Music through the LM-845iA was as big, bold, and authoritative as I’ve heard in Barn making music that much more physically involving. When a drummer hits a drum, you can feel the amount of force. This kind of thrill led to many a listening session with volume levels going up and up again until “Since I’ve Been Loving You” from Led Zeppelin III rattled my bones with Bonham-pounding delight. Coupled with the LM-845iA’s explosive power was a sound image that engulfed the DeVore’s like some fairy tale giant barely fitting inside the Barn’s rather spacious dimensions. Think big, bold, and beautiful or this thing should come with a seat belt!
Marc Ribot is among my favorite guitar players for his work as a solo artist as well as his work with Tom Waits and The Lounge Lizards. On the latter’s Voice Of Chunk album, Ribot rips a solo on the title track that sees him digging way down into classic blues-rock riffs with mostly bass and drum accompaniment and it is one thrilling ride. With the LM-845iA, “Voice of Chunk” sounded downright dangerous.
Do you remember the old Batman TV show starring Adam West? If you do, you’ll also recall those nice Pop Art captions that accompanied the fight scenes — “Pow!” “Thwack!!!” “Blam!!!” When listening to “Siren” from John McLaughlin’s Devotion I could easily envision these flying around the Barn following Larry Young’s monster organ. Kapow!! Blam!! Splat!!! If you enjoy your music served up on the physically engaging side, the LM-845iA has got your number. Pow!! When the first big bad bass notes throb on African Head Charge’s “God Is Great” from Songs of Praise, the LM makes them sound ominous with the amount of sheer force on tap. Blam!!
The Line Magnetic LM-845iA also does delicate and when I finally forced myself away from Monster Truck music mode, there was plenty of nuance and texture to capture my attention. Nick Drake’s guitar and vocals on “Pink Moon” were crisp and clean and when the piano enters the scene it had the right amount of body and sparkle. While the recently reviewed Kora TB140 sounds lighter on its feet, offering up a faster-sounding presentation with more apparent micro-detail on display, my proclivities had me preferring the LM-845iA’s more powerful punch.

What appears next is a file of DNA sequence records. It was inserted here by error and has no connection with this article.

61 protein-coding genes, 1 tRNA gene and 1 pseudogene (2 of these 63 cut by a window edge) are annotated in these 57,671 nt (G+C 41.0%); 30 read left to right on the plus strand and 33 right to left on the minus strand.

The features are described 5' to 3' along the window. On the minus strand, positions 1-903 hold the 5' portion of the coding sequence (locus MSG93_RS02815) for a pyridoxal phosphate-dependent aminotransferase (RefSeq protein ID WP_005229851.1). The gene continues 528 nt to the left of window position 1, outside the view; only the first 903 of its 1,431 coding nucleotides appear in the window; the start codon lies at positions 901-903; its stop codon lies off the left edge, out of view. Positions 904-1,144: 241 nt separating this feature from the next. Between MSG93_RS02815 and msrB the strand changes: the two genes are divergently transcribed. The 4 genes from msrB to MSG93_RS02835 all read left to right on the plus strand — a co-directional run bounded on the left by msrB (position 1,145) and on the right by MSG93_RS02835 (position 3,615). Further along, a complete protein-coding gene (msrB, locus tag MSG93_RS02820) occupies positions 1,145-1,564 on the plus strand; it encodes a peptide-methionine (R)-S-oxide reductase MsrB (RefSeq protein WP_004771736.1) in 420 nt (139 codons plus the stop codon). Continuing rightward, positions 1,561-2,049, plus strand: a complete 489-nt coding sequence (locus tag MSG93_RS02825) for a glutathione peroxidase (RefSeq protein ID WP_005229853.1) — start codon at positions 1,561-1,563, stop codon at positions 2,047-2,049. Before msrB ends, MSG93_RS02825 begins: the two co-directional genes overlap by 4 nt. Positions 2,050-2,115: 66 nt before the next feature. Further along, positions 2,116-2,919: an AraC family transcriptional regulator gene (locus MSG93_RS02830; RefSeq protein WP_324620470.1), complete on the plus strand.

The resident Ayre EX-8 came closer to the Line Magnetic’s physicality but even the Ayre sounded less full bodied and less just plain big. On the other hand, the Ayre edges out the LM-845iA in its depth of clarity and fine-grained detail while never sounding overly harsh or artificial. The Line Magnetic by comparison sounds smoother and less interested in micro-detail and nuance but I consider the Ayre a stand-out in this regard. It’s also worth noting that the Ayre EX-8 adds more than a grand to the LM’s asking price.
I’ve been on a Maurizio Pollini jag since the 1980s due to his willingness to play contemporary and challenging classical music. Of late, I’ve been devouring his take on Chopin, most notably the Nocturnes, Mazurkas, Berceuse, Sonata, Opp. 55-58 on Deutsche Grammophon from 2018, and during one late night in the dark listening session the feeling crossed my mind that the LM-845iA wasn’t an amplifier as much as it was a projector, giving larger-than-life presence to Maurizio Pollini and his piano right here in the Barn. Living 3D with its beguiling balance of power and delicacy.
If you were waiting for the part of this review where I talk about warmth, big bloated bass, and a soft glow covering the music like fog, you’ve got the wrong tube amp. The Line Magnetic LM-845iA is a tube integrated amplifier for people who think they need massive megawatt solid state monoblocks to get real beastly power. At less than 5 grand, the Line Magnetic LM-845iA walks the walk.
Beauty And The Beast
The Line Magnetic LM-845iA doesn’t have a sound so much as it has a force. Of course it imparts a sonic fingerprint, every amplifier has sticky fingers, but its touch in this regard is rather light. What you get out of the LM845iA feels like what you put in with every last ounce of energy in tact from the refined to the ferocious. Bravo!
Line Magnetic LM-845iA
US Distributor’s Website: Tone Imports